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Online TV growing, but Canadians set in their ways

Study shows just 6% of anglophones watch TV exclusively online

While watching TV via the internet is becoming increasingly commonplace, it is not about to replace conventional watching any time soon according to new research from Media Technology Monitor (MTM).

According to MTM’s latest Media Technology Adoption – Spring 2014 report, which tracks the adoption of new technologies among Anglophone Canadians, only 6% of English-speaking Canadians 18+ say they watch TV exclusively online, a marginal increase from 5% in 2013.

However, the incidence of watching TV shows and clips online grew 18% in the past year, with 45% of Anglophones saying they have watched online TV content in the past month.

At the same time, consumption is moving from snack-sized content to entire episodes, with three-quarters of people who watched online in the past month saying they watched an entire program.

Despite considerable buzz about the concept of “social TV,” the report said it is not yet an industry phenomenon, with only 10% of Anglophones 18+ indicating that they comment on a TV program via social network when the show is airing.

The report found that those who do comment are twice as likely to use Facebook than Twitter to interact, which it attributes to the fact that far more Anglophones are on the former.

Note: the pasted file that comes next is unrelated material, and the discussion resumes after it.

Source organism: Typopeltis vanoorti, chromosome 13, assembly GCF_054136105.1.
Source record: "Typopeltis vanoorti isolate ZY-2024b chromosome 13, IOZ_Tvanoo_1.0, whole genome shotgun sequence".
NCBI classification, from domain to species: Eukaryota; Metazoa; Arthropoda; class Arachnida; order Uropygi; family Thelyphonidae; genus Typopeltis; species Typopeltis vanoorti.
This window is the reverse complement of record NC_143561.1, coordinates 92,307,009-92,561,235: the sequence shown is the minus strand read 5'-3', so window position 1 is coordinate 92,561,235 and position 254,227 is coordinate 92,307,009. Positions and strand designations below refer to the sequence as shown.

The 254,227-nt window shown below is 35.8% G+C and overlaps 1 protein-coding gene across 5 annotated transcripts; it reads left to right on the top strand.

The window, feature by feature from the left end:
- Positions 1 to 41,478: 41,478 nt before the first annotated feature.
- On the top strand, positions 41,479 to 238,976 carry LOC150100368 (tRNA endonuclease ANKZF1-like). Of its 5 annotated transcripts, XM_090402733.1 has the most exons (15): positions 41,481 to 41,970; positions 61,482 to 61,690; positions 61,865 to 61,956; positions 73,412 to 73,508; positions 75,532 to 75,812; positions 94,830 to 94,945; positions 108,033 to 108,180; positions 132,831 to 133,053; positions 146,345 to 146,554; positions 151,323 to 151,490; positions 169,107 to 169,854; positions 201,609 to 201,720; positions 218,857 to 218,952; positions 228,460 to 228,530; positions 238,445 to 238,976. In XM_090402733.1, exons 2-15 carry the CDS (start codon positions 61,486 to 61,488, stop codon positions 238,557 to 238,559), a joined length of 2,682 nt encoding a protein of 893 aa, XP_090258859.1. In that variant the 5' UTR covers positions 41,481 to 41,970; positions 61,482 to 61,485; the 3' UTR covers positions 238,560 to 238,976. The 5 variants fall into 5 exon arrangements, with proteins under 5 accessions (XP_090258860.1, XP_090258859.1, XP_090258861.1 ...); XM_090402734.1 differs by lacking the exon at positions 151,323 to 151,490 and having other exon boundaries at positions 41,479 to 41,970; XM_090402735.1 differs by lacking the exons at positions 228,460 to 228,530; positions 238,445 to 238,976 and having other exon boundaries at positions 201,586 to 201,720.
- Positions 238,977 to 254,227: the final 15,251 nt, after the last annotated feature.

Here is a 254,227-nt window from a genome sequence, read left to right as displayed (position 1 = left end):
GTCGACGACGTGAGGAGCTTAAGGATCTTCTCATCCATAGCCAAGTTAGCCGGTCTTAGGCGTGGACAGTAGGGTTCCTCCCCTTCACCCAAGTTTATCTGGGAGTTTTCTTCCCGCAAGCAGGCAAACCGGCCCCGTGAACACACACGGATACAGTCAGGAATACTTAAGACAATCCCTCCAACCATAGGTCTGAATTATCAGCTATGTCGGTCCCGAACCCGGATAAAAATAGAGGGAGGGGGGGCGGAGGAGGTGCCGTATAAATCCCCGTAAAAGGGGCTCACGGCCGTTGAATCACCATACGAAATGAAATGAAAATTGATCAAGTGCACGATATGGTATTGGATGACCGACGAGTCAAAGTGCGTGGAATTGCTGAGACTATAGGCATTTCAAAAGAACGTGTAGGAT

The study also found that about one in eight Anglophones has “tuned out” TV, choosing to live without a regular TV set. While some respondents indicated they do not own a working TV set, others said they do have a TV set but use it solely to watch DVDs or TV online.

Nearly one third (29%) of Anglophone Canadians own a smart TV, although only 55% say they have connected it to the internet. Only 36% of those people use the TV’s built-in connectivity, with others connecting via a device such as Apple TV or a game console. “This would indicate that smart TV ownership is driven more by the availability of the device rather than a desire to use the features,” the report concluded.

Viewing habits also reflect growing smartphone adoption among Anglophone Canadians, with 13% saying they watch TV on their device, up from 9% one year ago, while 14% of Anglophones – roughly 31% of all tablet owners – say they watch TV on a tablet.

An estimated 32% of Anglophones now subscribe to Netflix, and the service is expected to grow as it continues to expand its library while simultaneously creating original content like House of Cards and Orange is the New Black. While the company recently announced a price increase for new subscribers, the report said the price point is still low enough that it won’t inhibit continued growth.

The report also said that streaming radio has found its audience, with just over a fifth (21%) of Anglophones saying they listening to streaming radio in the past month – a figure that has remained consistent since 2009.

At the same time, nearly a quarter (23%) of Anglophones say they stream audio on cellphones, nearly double the amount (12%) from two years ago. Smartphones allow for easier access to online music sources on the go, said the report.

The finding are based on telephone interviews with 2,002 Anglophone Canadians from all regions except the Territories, conducted by Forum Research between March 18 and April 19. The results are accurate within plus or minus 2.2% 19 times out of 20.

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